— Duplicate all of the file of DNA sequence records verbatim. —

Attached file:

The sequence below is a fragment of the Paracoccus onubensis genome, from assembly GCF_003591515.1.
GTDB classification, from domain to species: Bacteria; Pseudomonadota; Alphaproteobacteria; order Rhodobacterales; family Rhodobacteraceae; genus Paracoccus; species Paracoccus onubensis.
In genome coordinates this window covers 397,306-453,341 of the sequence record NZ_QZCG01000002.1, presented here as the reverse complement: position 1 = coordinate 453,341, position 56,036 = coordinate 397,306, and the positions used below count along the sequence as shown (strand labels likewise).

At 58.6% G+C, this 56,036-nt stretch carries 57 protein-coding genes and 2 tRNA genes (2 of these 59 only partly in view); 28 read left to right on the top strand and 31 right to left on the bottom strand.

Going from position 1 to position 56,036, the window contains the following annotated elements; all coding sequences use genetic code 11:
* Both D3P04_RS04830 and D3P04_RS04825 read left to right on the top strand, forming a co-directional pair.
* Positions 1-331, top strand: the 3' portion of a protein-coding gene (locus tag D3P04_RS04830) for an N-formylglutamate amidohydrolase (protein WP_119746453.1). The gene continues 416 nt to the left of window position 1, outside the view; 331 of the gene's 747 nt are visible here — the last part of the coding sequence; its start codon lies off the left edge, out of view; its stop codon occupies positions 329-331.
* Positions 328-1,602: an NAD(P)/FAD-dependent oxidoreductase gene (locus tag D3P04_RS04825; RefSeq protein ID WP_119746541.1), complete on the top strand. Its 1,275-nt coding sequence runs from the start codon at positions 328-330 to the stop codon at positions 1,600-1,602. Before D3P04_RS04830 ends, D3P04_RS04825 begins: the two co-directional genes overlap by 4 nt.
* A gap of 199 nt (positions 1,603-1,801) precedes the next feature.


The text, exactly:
The sequence below is a fragment of the Paracoccus onubensis genome, from assembly GCF_003591515.1.
GTDB classification, from domain to species: Bacteria; Pseudomonadota; Alphaproteobacteria; order Rhodobacterales; family Rhodobacteraceae; genus Paracoccus; species Paracoccus onubensis.
In genome coordinates this window covers 397,306-453,341 of the sequence record NZ_QZCG01000002.1, presented here as the reverse complement: position 1 = coordinate 453,341, position 56,036 = coordinate 397,306, and the positions used below count along the sequence as shown (strand labels likewise).

At 58.6% G+C, this 56,036-nt stretch carries 57 protein-coding genes and 2 tRNA genes (2 of these 59 only partly in view); 28 read left to right on the top strand and 31 right to left on the bottom strand.

Going from position 1 to position 56,036, the window contains the following annotated elements; all coding sequences use genetic code 11:
* Both D3P04_RS04830 and D3P04_RS04825 read left to right on the top strand, forming a co-directional pair.
* Positions 1-331, top strand: the 3' portion of a protein-coding gene (locus tag D3P04_RS04830) for an N-formylglutamate amidohydrolase (protein WP_119746453.1). The gene continues 416 nt to the left of window position 1, outside the view; 331 of the gene's 747 nt are visible here — the last part of the coding sequence; its start codon lies off the left edge, out of view; its stop codon occupies positions 329-331.
* Positions 328-1,602: an NAD(P)/FAD-dependent oxidoreductase gene (locus tag D3P04_RS04825; RefSeq protein ID WP_119746541.1), complete on the top strand. Its 1,275-nt coding sequence runs from the start codon at positions 328-330 to the stop codon at positions 1,600-1,602. Before D3P04_RS04830 ends, D3P04_RS04825 begins: the two co-directional genes overlap by 4 nt.
* A gap of 199 nt (positions 1,603-1,801) precedes the next feature.